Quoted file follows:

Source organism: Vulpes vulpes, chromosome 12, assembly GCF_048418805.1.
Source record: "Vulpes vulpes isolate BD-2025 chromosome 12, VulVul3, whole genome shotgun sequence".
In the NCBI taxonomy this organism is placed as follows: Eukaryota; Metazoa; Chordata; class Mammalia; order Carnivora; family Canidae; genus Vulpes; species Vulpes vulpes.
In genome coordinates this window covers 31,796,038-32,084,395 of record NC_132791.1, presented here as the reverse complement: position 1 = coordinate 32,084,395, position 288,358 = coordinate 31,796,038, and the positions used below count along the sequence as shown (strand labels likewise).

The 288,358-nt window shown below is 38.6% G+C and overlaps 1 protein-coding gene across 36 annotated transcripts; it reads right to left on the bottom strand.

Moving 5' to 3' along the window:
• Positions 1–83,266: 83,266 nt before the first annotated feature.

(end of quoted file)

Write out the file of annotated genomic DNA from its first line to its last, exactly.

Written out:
Source organism: Vulpes vulpes, chromosome 12, assembly GCF_048418805.1.
Source record: "Vulpes vulpes isolate BD-2025 chromosome 12, VulVul3, whole genome shotgun sequence".
In the NCBI taxonomy this organism is placed as follows: Eukaryota; Metazoa; Chordata; class Mammalia; order Carnivora; family Canidae; genus Vulpes; species Vulpes vulpes.
In genome coordinates this window covers 31,796,038-32,084,395 of record NC_132791.1, presented here as the reverse complement: position 1 = coordinate 32,084,395, position 288,358 = coordinate 31,796,038, and the positions used below count along the sequence as shown (strand labels likewise).

The 288,358-nt window shown below is 38.6% G+C and overlaps 1 protein-coding gene across 36 annotated transcripts; it reads right to left on the bottom strand.

Moving 5' to 3' along the window:
• Positions 1–83,266: 83,266 nt before the first annotated feature.